Christian Life

Lessons From a Third-Grader

If you’re a Christian, it is easy to assume that you have heard or read Jesus’ “great commission” found in Matthew 28:19-20; “Therefore go and make disciples of all nations, baptizing them in the name of the Father and of the Son and of the Holy Spirit, and teaching them to obey everything I have commanded you. And surely I am with you always, to the very end of the age.” NIV

Even though Jesus was speaking to his disciples, it wasn’t just for them. These words are for everyone who calls themselves a follower of Christ. Many times people think; “that is a pastor’s job” or “I’m not smart enough to do that.” Both of those statements are very far from the truth.

Recently my husband and I had a conversation with our
third-grade son about this very subject. We have talked with our kids frequently about sharing their faith, but this time I was taken aback by what my son said.

Here is what he told us:

Telling people about Jesus is very easy. I bring my Bible to school every day to read during reading time. When I’m not reading it, I leave it on top of my desk where people can see it. Many times people get curious and ask if they can read it. I tell them sure and when they read it, they get interested and ask questions about it. Then I tell them about Jesus and what he’s done for them. After that I ask them if they want their own Bible and I bring them one the next day. Sometimes other people hear us talking and ask if they can have one too. It’s really easy.” – Kaden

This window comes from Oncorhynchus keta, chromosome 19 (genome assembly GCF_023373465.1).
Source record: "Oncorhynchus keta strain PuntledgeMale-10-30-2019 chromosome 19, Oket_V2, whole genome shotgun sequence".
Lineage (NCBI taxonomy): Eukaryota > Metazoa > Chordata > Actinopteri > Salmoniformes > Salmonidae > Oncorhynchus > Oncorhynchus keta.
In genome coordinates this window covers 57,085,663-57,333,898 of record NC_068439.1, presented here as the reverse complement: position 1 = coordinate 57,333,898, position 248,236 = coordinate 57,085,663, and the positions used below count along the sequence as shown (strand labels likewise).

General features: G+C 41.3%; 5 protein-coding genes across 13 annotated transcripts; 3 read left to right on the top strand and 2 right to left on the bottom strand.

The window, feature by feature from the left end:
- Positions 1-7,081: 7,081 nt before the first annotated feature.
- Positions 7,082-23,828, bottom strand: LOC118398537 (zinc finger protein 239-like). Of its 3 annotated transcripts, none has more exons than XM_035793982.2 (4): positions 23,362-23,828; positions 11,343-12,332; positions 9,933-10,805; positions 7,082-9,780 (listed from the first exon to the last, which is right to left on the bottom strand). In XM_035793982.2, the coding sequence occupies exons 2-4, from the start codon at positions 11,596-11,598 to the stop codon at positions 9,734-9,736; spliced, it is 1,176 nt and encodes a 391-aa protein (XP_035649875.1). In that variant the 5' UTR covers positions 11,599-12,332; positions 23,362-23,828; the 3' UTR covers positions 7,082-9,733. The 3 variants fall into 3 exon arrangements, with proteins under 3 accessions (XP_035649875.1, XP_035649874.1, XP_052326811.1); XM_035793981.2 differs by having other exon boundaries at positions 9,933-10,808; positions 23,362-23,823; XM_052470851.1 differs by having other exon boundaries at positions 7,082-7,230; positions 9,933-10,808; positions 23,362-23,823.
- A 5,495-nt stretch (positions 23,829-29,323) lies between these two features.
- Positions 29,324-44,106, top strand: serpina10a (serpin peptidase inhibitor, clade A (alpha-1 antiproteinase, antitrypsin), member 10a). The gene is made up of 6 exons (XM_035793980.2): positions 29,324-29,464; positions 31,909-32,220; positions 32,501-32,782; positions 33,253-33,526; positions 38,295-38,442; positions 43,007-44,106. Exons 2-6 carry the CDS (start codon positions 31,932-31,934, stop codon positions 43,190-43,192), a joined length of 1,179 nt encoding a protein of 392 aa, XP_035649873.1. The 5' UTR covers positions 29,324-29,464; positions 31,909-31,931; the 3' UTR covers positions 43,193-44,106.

What amazes me is the fact that my son, on his own, has come up with an organic strategy to reach his friends with the gospel. He doesn’t just stop at giving out Bibles either. He waits until he is at recess or on the bus to teach his friends how to live out their faith and be filled with the Holy Spirit. Teachers have told me that he is one of the most liked boys in class and it’s because of his genuine love and compassion for people. Over the past two years, there has been such a demand for Bibles that we have had to start ordering them in bulk.

When my children were toddlers I was determined to home school them, but when my daughter was about to start kindergarten my husband and I felt the Lord calling our family to be a light in dark places. (1 John 1) We enrolled our kids in public school and since then we have prayed with them every day before school, that they would be salt and light to everyone they encounter. (Matt 5:13-16)

I am so glad that we were obedient, but I am mostly proud of my son’s example. He puts many of us to shame. If a third grader can come up with an organic and effective strategy for making disciples, shouldn’t we be able to do the same? Making disciples is not a process of forcing the Gospel on others. It is a process of loving people and sharing the “good news” in attractive, positive ways.

I guess the question we need to ask ourselves is…

Do we really care?